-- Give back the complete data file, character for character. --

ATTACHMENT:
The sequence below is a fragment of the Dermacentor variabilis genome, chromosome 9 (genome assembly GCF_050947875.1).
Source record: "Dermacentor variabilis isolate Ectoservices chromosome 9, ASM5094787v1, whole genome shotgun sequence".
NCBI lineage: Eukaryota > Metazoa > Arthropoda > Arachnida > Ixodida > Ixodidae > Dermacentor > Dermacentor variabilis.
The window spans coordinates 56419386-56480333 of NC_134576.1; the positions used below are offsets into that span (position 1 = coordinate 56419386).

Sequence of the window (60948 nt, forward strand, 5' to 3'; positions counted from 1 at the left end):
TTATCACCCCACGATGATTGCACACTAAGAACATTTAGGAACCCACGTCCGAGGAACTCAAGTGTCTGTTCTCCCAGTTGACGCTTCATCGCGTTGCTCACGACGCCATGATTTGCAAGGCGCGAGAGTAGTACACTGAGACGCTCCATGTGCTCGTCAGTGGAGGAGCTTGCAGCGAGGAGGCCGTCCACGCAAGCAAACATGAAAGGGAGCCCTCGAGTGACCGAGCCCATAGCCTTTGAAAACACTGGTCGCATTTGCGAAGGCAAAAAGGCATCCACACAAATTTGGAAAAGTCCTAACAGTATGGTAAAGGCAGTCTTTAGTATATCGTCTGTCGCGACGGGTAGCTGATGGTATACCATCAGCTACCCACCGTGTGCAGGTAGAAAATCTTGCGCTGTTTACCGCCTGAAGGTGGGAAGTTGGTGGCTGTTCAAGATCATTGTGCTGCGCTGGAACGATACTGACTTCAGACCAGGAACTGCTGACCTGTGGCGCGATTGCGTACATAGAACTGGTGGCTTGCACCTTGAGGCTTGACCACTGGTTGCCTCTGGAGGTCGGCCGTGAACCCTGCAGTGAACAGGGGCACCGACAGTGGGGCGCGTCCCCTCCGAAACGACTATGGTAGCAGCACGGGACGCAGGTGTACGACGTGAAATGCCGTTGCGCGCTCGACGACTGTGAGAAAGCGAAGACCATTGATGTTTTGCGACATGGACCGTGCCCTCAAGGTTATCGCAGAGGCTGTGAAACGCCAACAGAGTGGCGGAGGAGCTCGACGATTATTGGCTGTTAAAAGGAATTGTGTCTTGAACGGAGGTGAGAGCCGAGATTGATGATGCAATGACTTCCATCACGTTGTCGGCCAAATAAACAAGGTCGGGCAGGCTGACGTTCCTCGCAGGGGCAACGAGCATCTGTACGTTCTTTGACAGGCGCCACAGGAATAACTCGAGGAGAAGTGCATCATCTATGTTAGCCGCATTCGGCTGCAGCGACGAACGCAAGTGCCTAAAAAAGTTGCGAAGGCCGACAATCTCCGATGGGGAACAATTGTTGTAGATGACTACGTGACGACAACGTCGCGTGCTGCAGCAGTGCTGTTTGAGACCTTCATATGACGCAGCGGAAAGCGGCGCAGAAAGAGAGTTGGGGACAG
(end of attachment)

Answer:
The sequence below is a fragment of the Dermacentor variabilis genome, chromosome 9 (genome assembly GCF_050947875.1).
Source record: "Dermacentor variabilis isolate Ectoservices chromosome 9, ASM5094787v1, whole genome shotgun sequence".
NCBI lineage: Eukaryota > Metazoa > Arthropoda > Arachnida > Ixodida > Ixodidae > Dermacentor > Dermacentor variabilis.
The window spans coordinates 56419386-56480333 of NC_134576.1; the positions used below are offsets into that span (position 1 = coordinate 56419386).

Sequence of the window (60948 nt, forward strand, 5' to 3'; positions counted from 1 at the left end):
TTATCACCCCACGATGATTGCACACTAAGAACATTTAGGAACCCACGTCCGAGGAACTCAAGTGTCTGTTCTCCCAGTTGACGCTTCATCGCGTTGCTCACGACGCCATGATTTGCAAGGCGCGAGAGTAGTACACTGAGACGCTCCATGTGCTCGTCAGTGGAGGAGCTTGCAGCGAGGAGGCCGTCCACGCAAGCAAACATGAAAGGGAGCCCTCGAGTGACCGAGCCCATAGCCTTTGAAAACACTGGTCGCATTTGCGAAGGCAAAAAGGCATCCACACAAATTTGGAAAAGTCCTAACAGTATGGTAAAGGCAGTCTTTAGTATATCGTCTGTCGCGACGGGTAGCTGATGGTATACCATCAGCTACCCACCGTGTGCAGGTAGAAAATCTTGCGCTGTTTACCGCCTGAAGGTGGGAAGTTGGTGGCTGTTCAAGATCATTGTGCTGCGCTGGAACGATACTGACTTCAGACCAGGAACTGCTGACCTGTGGCGCGATTGCGTACATAGAACTGGTGGCTTGCACCTTGAGGCTTGACCACTGGTTGCCTCTGGAGGTCGGCCGTGAACCCTGCAGTGAACAGGGGCACCGACAGTGGGGCGCGTCCCCTCCGAAACGACTATGGTAGCAGCACGGGACGCAGGTGTACGACGTGAAATGCCGTTGCGCGCTCGACGACTGTGAGAAAGCGAAGACCATTGATGTTTTGCGACATGGACCGTGCCCTCAAGGTTATCGCAGAGGCTGTGAAACGCCAACAGAGTGGCGGAGGAGCTCGACGATTATTGGCTGTTAAAAGGAATTGTGTCTTGAACGGAGGTGAGAGCCGAGATTGATGATGCAATGACTTCCATCACGTTGTCGGCCAAATAAACAAGGTCGGGCAGGCTGACGTTCCTCGCAGGGGCAACGAGCATCTGTACGTTCTTTGACAGGCGCCACAGGAATAACTCGAGGAGAAGTGCATCATCTATGTTAGCCGCATTCGGCTGCAGCGACGAACGCAAGTGCCTAAAAAAGTTGCGAAGGCCGACAATCTCCGATGGGGAACAATTGTTGTAGATGACTACGTGACGACAACGTCGCGTGCTGCAGCAGTGCTGTTTGAGACCTTCATATGACGCAGCGGAAAGCGGCGCAGAAAGAGAGTTGGGGACAG